Q. My eight-year-old son has a terrible attitude when it comes to playing any kind of competitive game. If he starts to lose, he throws a tantrum and has even thrown the game pieces across the room. How can I teach him to accept the outcome, whatever it may be?
A. Focus on the attitude. If your son is going to fulfill the potential of his aptitude and live his life to the fullest, he will need the right attitude. Ask him about what’s really going on – even if he can’t articulate it. Allow him time to think about it until he can put words to it, return and discuss. You will send the message that the attitude is a roadblock. Many children and adolescents will focus on surface issues as reasons for off-track attitudes, such as frustration over a challenge they are facing. Try to help your son identify the underlying issues, which is the attitude toward challenge. Use examples of how you may struggle similarly and offer up ways you work to overcome your own unproductive attitudes. Remember the adage, nothing can help the person with the wrong attitude, nothing can stop the person with the right one. Let this be the premise by which you help your son work through his struggles.
Q. My two daughters are constantly comparing themselves to each other; their body sizes, grades, number of friends, etc. It is hard to watch them struggle through these differences, and I worry they are not supporting each other as they should. Do I step in or let them work this out?
A. What you are describing reads as pretty typical interaction between siblings versus out-of-control behavior. Given that, keep the weight of your foot in letting your daughters work this out together, unless things spiral out of control. Trust the foundation you have provided for them in the form of the principles you have defined as important to your family, such as respect and concern for one another. Working out differences with each other in their own time and way will provide countless learning opportunities for them. Take advantage of the moments you have with them (when they are not arguing) to talk about struggles you had with your own siblings or friends in the past, how you handled them, what you are most proud of, and what you think you could have handled in a better way.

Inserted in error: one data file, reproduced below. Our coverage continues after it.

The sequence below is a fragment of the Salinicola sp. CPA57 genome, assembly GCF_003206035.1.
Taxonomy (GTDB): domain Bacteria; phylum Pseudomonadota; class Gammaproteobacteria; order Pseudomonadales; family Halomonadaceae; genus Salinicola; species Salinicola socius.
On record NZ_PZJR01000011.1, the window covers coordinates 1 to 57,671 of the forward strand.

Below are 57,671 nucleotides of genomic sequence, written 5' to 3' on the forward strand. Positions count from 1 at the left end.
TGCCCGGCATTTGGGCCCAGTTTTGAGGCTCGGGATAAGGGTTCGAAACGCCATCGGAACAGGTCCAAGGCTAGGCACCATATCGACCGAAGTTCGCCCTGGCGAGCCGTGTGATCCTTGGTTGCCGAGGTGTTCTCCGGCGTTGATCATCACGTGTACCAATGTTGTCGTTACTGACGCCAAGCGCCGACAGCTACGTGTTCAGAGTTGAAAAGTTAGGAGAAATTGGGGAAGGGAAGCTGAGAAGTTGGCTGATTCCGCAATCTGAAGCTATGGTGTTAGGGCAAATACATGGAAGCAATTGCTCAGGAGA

Q. In our family, we are all incredibly busy and, to some degree, leading independent lives. As a result, the house can feel like Grand Central Station and it is hard to connect with each other. What suggestions do you have to bring more cohesiveness and unity to our family?
A. We believe that almost all families can relate to this on some level. In our book, we talk about creating a character culture in the home by using a three-point plan:
- Get a job
- Weekly family meetings
- Mandatory fun
Usually, things begin to break down in a family when there is a disconnect—when everyone is running in different directions. Sticking to this plan sends the message that no matter how hectic life becomes, family is important. [intlink id=”3514″ type=”post”]CLICK HERE[/intlink] to learn more about the three-point plan. What we pay attention to is what we reinforce in the family. If we give our children our full attention only when there is a problem, think about what we are really saying about what is important.
If you are looking for more tips on building on stronger family unit, contact Pam Hardy of The Biggest Job today.